...The Treaties of 1785, 1799, and 1828 Between the United States and Prussia, as Interpreted in Opinions of Attorneys General, Decisions of Courts, and Diplomatic Correspondence
Oxford University Press, 1918 - Germany - 207 pages
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Page 115 - Our constitution declares a treaty to be the law of the land. It is, consequently, to be regarded in courts of justice as equivalent to an act of the legislature, whenever it operates of itself without the aid of any legislative provision.
Page 167 - But in the case supposed of a vessel stopped for articles of contraband, if the master of the vessel stopped will deliver out the goods supposed to be of contraband nature, he shall be admitted to do it, and the vessel shall not in that case be carried into any port, nor further detained, but shall be allowed to proceed on her voyage.
Page 107 - A treaty may supersede a prior act of Congress, and an act of Congress may supersede a prior treaty.
Page 45 - ... scholars of every faculty, cultivators of the earth, merchants, artisans, manufacturers, and fishermen, unarmed and inhabiting unfortified towns, villages, or places, and in general all persons whose occupations are for the common subsistence and benefit of mankind, shall be allowed to continue their respective employments unmolested in their persons.
Page 206 - ... all women and children, scholars of every faculty, cultivators of the earth, artisans, manufacturers, and fishermen unarmed and inhabiting unfortified towns, villages, or places, and in general all others whose occupations are for the common subsistence and benefit of mankind, shall be allowed to continue their respective employments and shall not...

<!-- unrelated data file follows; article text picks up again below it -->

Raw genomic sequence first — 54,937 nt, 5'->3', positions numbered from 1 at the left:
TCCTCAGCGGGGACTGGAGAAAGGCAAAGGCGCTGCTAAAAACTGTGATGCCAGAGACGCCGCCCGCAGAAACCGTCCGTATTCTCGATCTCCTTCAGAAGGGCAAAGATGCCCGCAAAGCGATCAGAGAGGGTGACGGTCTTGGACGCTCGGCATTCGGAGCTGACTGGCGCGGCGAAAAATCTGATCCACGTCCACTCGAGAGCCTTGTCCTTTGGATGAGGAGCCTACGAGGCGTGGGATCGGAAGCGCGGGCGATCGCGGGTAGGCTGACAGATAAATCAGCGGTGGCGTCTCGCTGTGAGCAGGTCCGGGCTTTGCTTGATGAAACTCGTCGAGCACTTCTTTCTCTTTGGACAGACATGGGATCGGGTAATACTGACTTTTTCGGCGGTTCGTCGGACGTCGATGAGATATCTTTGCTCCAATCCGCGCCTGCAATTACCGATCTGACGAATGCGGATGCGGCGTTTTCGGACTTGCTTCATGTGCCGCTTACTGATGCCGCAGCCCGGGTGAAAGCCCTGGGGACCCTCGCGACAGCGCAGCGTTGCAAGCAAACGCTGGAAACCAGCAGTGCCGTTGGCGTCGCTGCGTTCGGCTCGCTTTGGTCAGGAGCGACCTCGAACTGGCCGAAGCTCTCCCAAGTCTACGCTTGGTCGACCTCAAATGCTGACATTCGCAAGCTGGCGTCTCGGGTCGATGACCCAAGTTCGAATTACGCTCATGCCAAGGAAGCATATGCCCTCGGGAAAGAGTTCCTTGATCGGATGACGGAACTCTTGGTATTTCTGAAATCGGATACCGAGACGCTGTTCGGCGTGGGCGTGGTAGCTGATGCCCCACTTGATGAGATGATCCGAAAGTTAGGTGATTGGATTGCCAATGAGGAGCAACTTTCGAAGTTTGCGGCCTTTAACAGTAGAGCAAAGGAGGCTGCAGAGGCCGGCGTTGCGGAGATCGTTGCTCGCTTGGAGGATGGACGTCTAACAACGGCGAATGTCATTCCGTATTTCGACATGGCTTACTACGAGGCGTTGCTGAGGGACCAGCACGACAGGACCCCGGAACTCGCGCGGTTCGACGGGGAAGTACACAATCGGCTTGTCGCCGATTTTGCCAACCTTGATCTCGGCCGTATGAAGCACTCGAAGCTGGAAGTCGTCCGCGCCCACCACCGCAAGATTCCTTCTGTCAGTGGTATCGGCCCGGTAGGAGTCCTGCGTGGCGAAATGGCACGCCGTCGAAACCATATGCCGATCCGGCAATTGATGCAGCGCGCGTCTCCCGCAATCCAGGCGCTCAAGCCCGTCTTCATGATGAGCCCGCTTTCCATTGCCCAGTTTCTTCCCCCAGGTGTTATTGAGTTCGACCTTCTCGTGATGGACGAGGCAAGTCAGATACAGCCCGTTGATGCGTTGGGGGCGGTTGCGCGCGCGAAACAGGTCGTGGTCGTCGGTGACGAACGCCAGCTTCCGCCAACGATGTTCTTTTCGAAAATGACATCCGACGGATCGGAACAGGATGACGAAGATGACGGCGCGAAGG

Page 68 - The Consuls, Vice-Consuls, and Commercial Agents shall have the right, as such, to sit as judges and arbitrators in such differences as may arise between the captains and crews of the vessels belonging to the nation whose interests are committed to their charge, without the interference of the local authorities...
Page 46 - ... be disposed in cantonments, open and extensive enough for air and exercise, and lodged in barracks as roomy and good as are provided by the party in whose power they are, for its own troops.
Page 95 - ... paying, however, a reasonable compensation for the loss such arrest shall occasion to the proprietors; and it shall further be allowed to use, in the service of the captors, the whole or any part of the military stores so detained, paying the owners the full value of the same, to be ascertained by the current price at the place of its destination.
Page 23 - ... be paid by the other party on a mutual adjustment of accounts for the subsistence of prisoners; and such accounts shall not be mingled with or set off against any others, nor the balance due on them be withheld, as a compensation or reprisal for any cause whatever, real or pretended.